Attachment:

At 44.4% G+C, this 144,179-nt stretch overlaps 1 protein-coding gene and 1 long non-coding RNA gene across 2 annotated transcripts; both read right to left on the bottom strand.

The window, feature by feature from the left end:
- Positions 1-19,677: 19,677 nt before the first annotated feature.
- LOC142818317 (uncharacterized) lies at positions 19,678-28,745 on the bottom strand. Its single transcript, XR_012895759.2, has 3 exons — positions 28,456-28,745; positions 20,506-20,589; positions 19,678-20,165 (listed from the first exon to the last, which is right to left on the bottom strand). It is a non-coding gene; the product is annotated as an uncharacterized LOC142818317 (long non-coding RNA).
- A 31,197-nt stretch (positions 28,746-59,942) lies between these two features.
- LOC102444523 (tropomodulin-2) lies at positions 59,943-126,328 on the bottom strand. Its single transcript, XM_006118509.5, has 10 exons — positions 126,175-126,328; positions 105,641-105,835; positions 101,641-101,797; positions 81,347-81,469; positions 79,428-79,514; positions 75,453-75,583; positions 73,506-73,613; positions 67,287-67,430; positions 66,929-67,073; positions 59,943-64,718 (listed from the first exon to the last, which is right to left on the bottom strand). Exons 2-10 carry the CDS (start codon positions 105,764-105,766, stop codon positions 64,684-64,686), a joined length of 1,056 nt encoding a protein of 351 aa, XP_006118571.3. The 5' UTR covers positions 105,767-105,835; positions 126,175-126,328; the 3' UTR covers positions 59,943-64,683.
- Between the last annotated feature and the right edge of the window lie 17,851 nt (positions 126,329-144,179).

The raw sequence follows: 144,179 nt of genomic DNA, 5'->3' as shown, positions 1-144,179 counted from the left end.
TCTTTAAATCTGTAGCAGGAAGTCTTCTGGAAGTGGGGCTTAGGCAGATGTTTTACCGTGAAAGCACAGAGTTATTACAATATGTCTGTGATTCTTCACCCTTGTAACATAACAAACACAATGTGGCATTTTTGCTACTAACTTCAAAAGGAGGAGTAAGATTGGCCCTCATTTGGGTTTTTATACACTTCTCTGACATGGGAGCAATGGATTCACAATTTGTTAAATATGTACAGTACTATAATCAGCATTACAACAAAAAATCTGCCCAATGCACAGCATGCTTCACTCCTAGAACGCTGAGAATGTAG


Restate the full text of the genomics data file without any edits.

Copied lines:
At 44.4% G+C, this 144,179-nt stretch overlaps 1 protein-coding gene and 1 long non-coding RNA gene across 2 annotated transcripts; both read right to left on the bottom strand.

The window, feature by feature from the left end:
- Positions 1-19,677: 19,677 nt before the first annotated feature.
- LOC142818317 (uncharacterized) lies at positions 19,678-28,745 on the bottom strand. Its single transcript, XR_012895759.2, has 3 exons — positions 28,456-28,745; positions 20,506-20,589; positions 19,678-20,165 (listed from the first exon to the last, which is right to left on the bottom strand). It is a non-coding gene; the product is annotated as an uncharacterized LOC142818317 (long non-coding RNA).
- A 31,197-nt stretch (positions 28,746-59,942) lies between these two features.
- LOC102444523 (tropomodulin-2) lies at positions 59,943-126,328 on the bottom strand. Its single transcript, XM_006118509.5, has 10 exons — positions 126,175-126,328; positions 105,641-105,835; positions 101,641-101,797; positions 81,347-81,469; positions 79,428-79,514; positions 75,453-75,583; positions 73,506-73,613; positions 67,287-67,430; positions 66,929-67,073; positions 59,943-64,718 (listed from the first exon to the last, which is right to left on the bottom strand). Exons 2-10 carry the CDS (start codon positions 105,764-105,766, stop codon positions 64,684-64,686), a joined length of 1,056 nt encoding a protein of 351 aa, XP_006118571.3. The 5' UTR covers positions 105,767-105,835; positions 126,175-126,328; the 3' UTR covers positions 59,943-64,683.
- Between the last annotated feature and the right edge of the window lie 17,851 nt (positions 126,329-144,179).

The raw sequence follows: 144,179 nt of genomic DNA, 5'->3' as shown, positions 1-144,179 counted from the left end.
TCTTTAAATCTGTAGCAGGAAGTCTTCTGGAAGTGGGGCTTAGGCAGATGTTTTACCGTGAAAGCACAGAGTTATTACAATATGTCTGTGATTCTTCACCCTTGTAACATAACAAACACAATGTGGCATTTTTGCTACTAACTTCAAAAGGAGGAGTAAGATTGGCCCTCATTTGGGTTTTTATACACTTCTCTGACATGGGAGCAATGGATTCACAATTTGTTAAATATGTACAGTACTATAATCAGCATTACAACAAAAAATCTGCCCAATGCACAGCATGCTTCACTCCTAGAACGCTGAGAATGTAG